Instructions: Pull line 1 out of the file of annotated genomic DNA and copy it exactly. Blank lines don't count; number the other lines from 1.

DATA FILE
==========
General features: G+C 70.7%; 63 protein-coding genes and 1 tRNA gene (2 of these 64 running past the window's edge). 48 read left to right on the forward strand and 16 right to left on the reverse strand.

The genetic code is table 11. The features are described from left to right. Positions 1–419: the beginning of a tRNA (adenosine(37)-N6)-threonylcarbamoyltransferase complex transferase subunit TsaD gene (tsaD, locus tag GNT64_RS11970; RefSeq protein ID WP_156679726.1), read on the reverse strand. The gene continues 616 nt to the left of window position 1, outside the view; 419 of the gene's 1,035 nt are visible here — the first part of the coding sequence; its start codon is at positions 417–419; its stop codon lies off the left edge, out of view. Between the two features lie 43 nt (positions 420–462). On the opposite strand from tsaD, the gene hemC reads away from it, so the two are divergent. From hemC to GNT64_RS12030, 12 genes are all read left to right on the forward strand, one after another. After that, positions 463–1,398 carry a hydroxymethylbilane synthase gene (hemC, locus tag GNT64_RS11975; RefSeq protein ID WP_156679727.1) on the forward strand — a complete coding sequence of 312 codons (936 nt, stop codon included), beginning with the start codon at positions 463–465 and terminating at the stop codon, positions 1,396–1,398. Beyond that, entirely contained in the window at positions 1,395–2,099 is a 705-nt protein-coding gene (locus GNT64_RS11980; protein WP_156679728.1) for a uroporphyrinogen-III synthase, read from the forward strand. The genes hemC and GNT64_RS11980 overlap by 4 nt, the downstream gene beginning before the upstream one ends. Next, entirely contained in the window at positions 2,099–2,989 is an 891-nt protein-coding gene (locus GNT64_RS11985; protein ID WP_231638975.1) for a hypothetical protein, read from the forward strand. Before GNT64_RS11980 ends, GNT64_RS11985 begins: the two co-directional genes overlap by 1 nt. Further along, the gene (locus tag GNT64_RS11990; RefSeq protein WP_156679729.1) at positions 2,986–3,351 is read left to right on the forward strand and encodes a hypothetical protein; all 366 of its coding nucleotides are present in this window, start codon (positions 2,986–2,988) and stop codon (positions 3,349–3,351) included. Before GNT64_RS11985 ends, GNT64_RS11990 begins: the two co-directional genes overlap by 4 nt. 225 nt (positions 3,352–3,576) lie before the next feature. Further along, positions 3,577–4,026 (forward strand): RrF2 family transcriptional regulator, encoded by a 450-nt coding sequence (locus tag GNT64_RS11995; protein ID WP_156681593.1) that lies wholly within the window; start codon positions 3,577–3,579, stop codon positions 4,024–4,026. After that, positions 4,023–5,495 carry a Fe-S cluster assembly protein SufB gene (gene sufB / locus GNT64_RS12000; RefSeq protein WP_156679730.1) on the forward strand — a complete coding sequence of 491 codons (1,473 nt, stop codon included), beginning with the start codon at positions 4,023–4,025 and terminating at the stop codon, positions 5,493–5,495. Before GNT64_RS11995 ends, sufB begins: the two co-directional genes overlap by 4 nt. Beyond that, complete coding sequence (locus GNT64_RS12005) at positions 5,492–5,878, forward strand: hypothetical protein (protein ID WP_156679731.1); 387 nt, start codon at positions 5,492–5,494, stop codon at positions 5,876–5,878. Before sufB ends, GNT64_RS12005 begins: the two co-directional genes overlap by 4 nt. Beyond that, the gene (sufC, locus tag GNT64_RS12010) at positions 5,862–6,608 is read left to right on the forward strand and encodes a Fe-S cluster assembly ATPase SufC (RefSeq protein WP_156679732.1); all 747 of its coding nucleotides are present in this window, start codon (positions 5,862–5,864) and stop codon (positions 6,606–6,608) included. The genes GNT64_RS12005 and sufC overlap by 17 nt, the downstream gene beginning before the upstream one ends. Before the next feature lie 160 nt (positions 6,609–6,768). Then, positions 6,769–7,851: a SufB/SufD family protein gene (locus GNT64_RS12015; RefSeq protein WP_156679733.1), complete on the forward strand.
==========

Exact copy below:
General features: G+C 70.7%; 63 protein-coding genes and 1 tRNA gene (2 of these 64 running past the window's edge). 48 read left to right on the forward strand and 16 right to left on the reverse strand.